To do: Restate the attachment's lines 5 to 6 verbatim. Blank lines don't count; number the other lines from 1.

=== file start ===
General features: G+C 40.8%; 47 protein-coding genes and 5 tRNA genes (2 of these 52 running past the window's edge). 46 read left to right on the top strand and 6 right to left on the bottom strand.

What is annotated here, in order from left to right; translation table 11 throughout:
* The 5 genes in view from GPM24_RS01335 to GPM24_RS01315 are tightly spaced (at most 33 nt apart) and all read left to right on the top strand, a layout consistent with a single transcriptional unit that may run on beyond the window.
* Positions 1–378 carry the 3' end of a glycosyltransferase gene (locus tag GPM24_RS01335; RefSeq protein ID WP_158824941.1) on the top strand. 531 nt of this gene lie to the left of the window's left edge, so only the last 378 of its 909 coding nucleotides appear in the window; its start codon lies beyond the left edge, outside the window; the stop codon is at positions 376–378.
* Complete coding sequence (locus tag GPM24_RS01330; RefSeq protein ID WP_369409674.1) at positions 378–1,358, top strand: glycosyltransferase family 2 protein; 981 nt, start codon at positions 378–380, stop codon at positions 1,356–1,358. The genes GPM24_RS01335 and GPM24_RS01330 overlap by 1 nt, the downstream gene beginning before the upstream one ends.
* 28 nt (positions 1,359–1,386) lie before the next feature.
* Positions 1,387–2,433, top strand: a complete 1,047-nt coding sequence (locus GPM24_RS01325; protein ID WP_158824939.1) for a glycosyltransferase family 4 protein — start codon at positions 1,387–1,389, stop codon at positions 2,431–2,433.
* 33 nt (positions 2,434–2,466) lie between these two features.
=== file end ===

* Complete coding sequence (locus tag GPM24_RS01330; RefSeq protein ID WP_369409674.1) at positions 378–1,358, top strand: glycosyltransferase family 2 protein; 981 nt, start codon at positions 378–380, stop codon at positions 1,356–1,358. The genes GPM24_RS01335 and GPM24_RS01330 overlap by 1 nt, the downstream gene beginning before the upstream one ends.
* 28 nt (positions 1,359–1,386) lie before the next feature.